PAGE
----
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Employees may have suffered from mental health issues over the past year due to the COVID-19 pandemic, but they have remained largely resilient, according to a national survey of workers conducted by Travelers Cos. Inc.
In the Harford, Connecticut-based insurer’s mental wellness survey, more than 2,000 workers in 10 industries were polled on their mental health over the course of the past year. Most of the workers said the pandemic had a negative impact on their mental health, with nearly 60% reporting their fear of losing a loved one, half suffering from loneliness and 37% stating that their personal stress level had worsened.
However, most also said their mental state was improving, and 73% reported that their mental health was good or excellent, up from 67% early in the pandemic.
The survey revealed that positivity and coping mechanisms were contributing to improved outlooks and that 84% of the employed adults named a “silver lining” that came out of the pandemic, including:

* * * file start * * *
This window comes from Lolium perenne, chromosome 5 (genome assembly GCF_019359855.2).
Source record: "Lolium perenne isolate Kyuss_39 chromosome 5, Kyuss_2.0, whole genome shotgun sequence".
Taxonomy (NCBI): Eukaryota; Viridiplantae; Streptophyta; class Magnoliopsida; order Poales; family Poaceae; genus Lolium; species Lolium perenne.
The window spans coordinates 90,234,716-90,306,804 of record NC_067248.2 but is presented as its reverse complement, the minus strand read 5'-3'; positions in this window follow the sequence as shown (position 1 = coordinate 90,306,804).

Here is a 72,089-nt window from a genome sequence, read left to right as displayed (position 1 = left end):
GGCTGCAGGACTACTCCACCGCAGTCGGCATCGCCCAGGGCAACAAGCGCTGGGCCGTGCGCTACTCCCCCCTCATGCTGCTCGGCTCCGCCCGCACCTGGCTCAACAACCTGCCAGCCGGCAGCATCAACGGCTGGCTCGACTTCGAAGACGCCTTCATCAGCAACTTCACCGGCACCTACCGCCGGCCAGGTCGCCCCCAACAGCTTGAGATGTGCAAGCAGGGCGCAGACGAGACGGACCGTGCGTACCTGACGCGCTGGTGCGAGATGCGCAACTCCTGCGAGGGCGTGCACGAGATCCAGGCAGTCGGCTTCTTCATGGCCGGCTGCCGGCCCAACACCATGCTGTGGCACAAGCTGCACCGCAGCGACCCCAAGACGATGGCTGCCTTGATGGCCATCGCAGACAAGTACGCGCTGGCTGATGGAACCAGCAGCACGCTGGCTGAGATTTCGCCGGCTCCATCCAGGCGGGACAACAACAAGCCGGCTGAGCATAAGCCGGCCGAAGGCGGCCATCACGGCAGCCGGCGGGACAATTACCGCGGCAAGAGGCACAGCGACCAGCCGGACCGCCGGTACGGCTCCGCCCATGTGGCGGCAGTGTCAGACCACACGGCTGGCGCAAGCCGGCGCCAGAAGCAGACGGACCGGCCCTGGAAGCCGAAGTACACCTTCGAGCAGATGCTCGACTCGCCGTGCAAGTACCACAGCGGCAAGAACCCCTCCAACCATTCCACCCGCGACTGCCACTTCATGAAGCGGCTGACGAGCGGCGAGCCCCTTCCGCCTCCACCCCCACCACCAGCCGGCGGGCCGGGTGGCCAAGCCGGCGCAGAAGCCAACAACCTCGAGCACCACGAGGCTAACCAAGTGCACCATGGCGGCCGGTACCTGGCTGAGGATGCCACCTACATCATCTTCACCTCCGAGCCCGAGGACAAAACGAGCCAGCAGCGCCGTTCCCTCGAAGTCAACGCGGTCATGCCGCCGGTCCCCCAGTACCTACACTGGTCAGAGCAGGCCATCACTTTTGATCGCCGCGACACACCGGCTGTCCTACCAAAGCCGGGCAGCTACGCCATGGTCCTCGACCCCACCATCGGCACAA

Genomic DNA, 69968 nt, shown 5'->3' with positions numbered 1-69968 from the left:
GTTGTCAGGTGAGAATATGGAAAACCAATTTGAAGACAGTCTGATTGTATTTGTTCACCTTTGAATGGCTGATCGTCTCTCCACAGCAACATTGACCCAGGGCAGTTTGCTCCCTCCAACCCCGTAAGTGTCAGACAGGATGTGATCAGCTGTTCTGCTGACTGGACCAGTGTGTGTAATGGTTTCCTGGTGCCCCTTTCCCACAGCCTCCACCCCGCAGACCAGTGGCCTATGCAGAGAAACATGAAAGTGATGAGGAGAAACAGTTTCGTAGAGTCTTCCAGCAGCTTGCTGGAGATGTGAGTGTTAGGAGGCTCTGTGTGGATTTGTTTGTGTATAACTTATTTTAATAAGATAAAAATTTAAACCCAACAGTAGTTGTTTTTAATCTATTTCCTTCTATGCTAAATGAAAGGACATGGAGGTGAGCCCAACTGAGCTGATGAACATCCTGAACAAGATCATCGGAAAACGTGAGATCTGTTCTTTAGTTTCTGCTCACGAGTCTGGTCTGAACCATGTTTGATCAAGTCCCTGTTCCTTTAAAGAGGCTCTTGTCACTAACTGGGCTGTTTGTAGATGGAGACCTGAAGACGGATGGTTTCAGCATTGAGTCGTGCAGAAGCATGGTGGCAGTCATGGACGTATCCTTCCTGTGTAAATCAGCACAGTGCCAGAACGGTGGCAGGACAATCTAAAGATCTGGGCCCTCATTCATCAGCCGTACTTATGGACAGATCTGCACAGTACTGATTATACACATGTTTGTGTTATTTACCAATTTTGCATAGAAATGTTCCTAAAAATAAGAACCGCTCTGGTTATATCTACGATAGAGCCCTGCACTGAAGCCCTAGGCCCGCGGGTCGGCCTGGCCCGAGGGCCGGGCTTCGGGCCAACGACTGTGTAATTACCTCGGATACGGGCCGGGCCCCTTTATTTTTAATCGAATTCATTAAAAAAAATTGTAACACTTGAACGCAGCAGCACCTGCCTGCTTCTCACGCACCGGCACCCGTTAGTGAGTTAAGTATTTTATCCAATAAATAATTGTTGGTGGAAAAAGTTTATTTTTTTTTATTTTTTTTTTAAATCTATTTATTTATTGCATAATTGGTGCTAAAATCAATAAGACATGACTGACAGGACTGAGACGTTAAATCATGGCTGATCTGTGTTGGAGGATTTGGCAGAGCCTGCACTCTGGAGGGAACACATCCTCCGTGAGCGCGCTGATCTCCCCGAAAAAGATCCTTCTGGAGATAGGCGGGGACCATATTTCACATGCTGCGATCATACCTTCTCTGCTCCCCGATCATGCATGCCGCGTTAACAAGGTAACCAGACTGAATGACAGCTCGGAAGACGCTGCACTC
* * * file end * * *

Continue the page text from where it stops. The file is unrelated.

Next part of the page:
The majority of respondents reported that exercise and spending time with family were the top ways they managed stress and loneliness over the past year, followed by social media, spending time with pets and reaching out to friends or co-workers.
The survey also found a correlation between employer-provided mental health resources and workers’ mental health, with 30% of workers reporting that their employer provided ample mental health resources, and a third stating that their loyalty to their employer had increased during the pandemic. However, 42% said their employer did not provide enough mental health support and that their ability to manage stress decreased, and 29% said their loyalty to their employer had decreased.
More insurance and workers compensation news on the coronavirus crisis here.